SEATTLE — A federal jury began deliberating late Monday to decide if the father of the Washington teenager who fatally shot his high school classmates last fall is guilty of illegally having firearms.
Lawyers on both sides made their final arguments Monday afternoon in the trial of Raymond Fryberg, charged with six counts of illegally possessing guns, including the one his son, Jaylen, used to kill four friends and then himself at Marysville-Pilchuck High School on Oct. 24.
Prosecutors said Fryberg was the subject of a 2002 domestic violence protection order, which meant he was prohibited from having guns.
Fryberg didn’t testify and his lawyers called no witnesses. Lawyer John Henry Browne said he didn’t need to because the government’s witnesses were all he needed to make his case that Fryberg was never served with notice of the protection order hearing, and thus is not guilty.
Fryberg passed at least a dozen background checks and no law enforcement agency ever said he was prohibited from owning guns, Browne told jurors.
The jury deliberated for an hour before being sent home. They’re scheduled to resume Tuesday morning.
Assistant U.S. Attorney Ye-Ting Woo told the panel Fryberg was served with a notice about a hearing to discuss the protection order sought by his former girlfriend, but he chose to ignore it.
The Tulalip Tribal Court judge granted the order, but she said it was never entered into any state or federal databases, so when Fryberg went to Cabela’s to buy guns, he passed the background checks. Fryberg lied on the firearms purchasing forms when asked if he was the subject of a protection order and took the guns home, she said.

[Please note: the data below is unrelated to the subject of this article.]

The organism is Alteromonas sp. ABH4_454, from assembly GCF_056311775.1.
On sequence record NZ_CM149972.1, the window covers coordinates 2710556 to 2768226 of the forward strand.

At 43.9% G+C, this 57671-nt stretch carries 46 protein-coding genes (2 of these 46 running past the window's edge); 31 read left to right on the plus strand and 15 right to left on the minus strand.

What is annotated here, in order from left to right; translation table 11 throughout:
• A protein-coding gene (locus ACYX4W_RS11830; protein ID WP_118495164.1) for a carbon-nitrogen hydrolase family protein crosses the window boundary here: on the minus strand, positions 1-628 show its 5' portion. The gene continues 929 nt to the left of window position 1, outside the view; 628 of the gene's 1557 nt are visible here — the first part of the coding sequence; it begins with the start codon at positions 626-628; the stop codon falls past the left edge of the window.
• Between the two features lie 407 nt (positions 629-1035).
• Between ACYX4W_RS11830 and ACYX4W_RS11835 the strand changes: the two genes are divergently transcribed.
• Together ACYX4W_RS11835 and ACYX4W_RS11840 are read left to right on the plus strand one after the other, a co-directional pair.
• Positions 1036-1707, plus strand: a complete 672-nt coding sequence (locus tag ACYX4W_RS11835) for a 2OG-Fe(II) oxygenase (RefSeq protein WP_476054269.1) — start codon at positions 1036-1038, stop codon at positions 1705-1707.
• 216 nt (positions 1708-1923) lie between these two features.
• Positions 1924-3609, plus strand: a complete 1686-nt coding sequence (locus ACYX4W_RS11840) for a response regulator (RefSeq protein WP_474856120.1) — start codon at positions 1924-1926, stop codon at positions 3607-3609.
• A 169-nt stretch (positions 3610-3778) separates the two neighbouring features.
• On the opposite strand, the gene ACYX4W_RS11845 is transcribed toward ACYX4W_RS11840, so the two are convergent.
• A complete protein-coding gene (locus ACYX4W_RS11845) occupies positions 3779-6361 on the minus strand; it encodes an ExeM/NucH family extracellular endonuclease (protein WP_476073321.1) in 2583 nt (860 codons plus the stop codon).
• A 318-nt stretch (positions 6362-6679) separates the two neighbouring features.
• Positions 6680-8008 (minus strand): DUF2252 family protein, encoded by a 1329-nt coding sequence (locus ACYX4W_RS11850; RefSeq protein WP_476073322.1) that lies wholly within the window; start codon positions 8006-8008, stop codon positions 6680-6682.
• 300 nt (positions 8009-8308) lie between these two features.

Federal agents only learned about the guns after the school shooting, but that incident was not discussed during the trial because Fryberg does not face any charges related to his son’s actions.
Browne told the jury they need to acquit Fryberg because prosecutors failed to prove their case beyond a reasonable doubt. Each charge requires that prosecutors prove that Fryberg was served with the notice of the protection order hearing and that he had the opportunity to be heard before the order was granted, but that didn’t happen, Browne said.
Prosecutors showed jurors a form that was filled out by a tribal police officer who claimed he served Fryberg at a certain corner in Tulalip weeks before the hearing.
But Browne argued that corner doesn’t exist – the streets listed don’t intersect. He also said the officer had a conflict of interest because he was married to the sister of the alleged victim.
“Do you think it’s appropriate to serve papers in a case where you’re related to those people?” Browne asked the jury.
The officer could not be called to testify because he recently died, Browne said.